The Eclipse antenna did a solid job of picking up most yellow channels, which you’d expect from a multi-directional indoor antenna. It missed one channel that AntennaWeb pegged as Yellow (a major network station about 24 miles away).

On green channels, the Eclipse didn’t fare as well. It failed to pick up two stations that were 9 and 34 miles away, respectively, in different directions. This isn’t as bad as it seems – it’s actually fairly typical for our testing area. Overall, the Eclipse was able to pick up more than 20 channels, which is on the high end of average for amplified indoor antennas in this space. It didn’t live up to its advertised range, but few antennas do, especially in our tough area.

So what about the larger ClearStream 2V? When we tried it inside, it outperformed the Eclipse, but not by as much as we expected. We tried the antenna in a few different spots, and we were able to pick up some channels that Antenna Web categorized as green or light green. But for the most part, the channels we got with the ClearStream 2V and not with the ClearStream Eclipse were a little choppy and sometimes got pixelated on us. Positioning the antenna mattered more with the 2V than with the Eclipse, which makes sense given their respective designs. The 2V clearly fared better when aimed at the station without walls in the way, so those using it as an outdoor antenna would have better luck. But no matter how you slice it, the ClearStream 2V seriously underperformed its advertised range of 60 miles in our trials.

It should be noted that our testing spot is a rough one for antennas. For comparison, the cheap rabbit ears that we often recommend to city dwellers pick up nothing here – even when we add an aftermarket amplifier.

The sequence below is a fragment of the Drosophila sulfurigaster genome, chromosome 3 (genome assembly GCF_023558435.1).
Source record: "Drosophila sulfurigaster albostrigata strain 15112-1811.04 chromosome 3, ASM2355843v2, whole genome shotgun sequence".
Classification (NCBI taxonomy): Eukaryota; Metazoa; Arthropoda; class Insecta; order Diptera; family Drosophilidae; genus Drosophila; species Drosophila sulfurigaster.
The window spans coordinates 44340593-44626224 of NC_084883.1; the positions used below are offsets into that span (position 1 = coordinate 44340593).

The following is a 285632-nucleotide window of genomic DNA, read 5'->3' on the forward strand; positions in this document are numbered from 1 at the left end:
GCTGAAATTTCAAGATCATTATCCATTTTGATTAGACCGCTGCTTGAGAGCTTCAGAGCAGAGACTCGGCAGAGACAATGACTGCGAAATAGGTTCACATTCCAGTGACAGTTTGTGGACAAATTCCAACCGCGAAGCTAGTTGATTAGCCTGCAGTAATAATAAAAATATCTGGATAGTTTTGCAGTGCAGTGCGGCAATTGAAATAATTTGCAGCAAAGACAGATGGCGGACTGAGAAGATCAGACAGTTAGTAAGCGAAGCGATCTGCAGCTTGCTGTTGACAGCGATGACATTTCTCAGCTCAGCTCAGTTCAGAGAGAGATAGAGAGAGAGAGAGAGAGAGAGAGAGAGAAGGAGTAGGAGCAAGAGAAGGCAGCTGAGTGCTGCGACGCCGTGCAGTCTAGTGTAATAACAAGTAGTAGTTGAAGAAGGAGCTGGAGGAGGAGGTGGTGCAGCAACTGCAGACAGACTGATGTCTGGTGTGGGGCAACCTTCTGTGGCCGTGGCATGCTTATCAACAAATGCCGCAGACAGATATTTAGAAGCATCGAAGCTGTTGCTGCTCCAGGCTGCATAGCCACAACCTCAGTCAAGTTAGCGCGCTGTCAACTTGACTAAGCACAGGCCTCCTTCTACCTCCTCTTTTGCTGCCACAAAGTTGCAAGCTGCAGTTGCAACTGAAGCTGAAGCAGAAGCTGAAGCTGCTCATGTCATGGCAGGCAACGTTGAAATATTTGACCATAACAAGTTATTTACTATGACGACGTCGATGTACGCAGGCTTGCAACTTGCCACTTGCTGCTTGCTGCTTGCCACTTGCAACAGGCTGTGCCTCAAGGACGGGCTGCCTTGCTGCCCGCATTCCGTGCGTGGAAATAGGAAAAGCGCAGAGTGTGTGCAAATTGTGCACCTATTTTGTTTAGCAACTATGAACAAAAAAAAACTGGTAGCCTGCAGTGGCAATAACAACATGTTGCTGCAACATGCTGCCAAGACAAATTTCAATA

Price

The ClearStream Eclipse goes for $80 on Amazon. The Clearstream 2V will cost you about $98. These prices are both more or less in line for antennas of their type.

 

Verdict

The ClearStream Eclipse may not have lived up to its advertised range, but it did quite well for an indoor antenna in our tough testing area. For it’s price range, we consider it a very solid deal. It gets extra point for its appearance, which is the most aesthetically pleasing of any antenna we’ve reviewed. The Eclipse offers steady performance, reasonable range, and a sleek design. We recommend it.

We weren’t blown away by the ClearStream 2V, though – it just didn’t seem to offer a significant step up in range to go with its higher price tag. The 2V is clunkier, too – for an “indoor/outdoor” antenna, it sure looks ugly indoors. While we’ve noted that our test area makes for a kind of trial by fire for antennas, we still expected more from the 2V.

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About the Author

Stephen Lovely
Stephen Lovely

Stephen Lovely is a freelance writer and a longtime cord cutter with a passion for technology and entertainment. You can find his work on Cordcutting.com and his tweets at @stephenlovely.

6 Comments on "Review of Antennas Direct’s ClearStream 2V and ClearStream Eclipse"

  1. I have been using ClearStream since 4 years. The CS 2V previously also had the same issues. It is very dependent on direction and orientation, and, yes, it does give me PIXELATION occassionally. But the point missed above is that it gets SIGNIFICANTLY LARGER number of channels than the Eclipse. I use it indoors all the time and I am a happy customer since 4 years. I would love to learn if there is any amplifier that could be used with this antenna so as to improve its performance.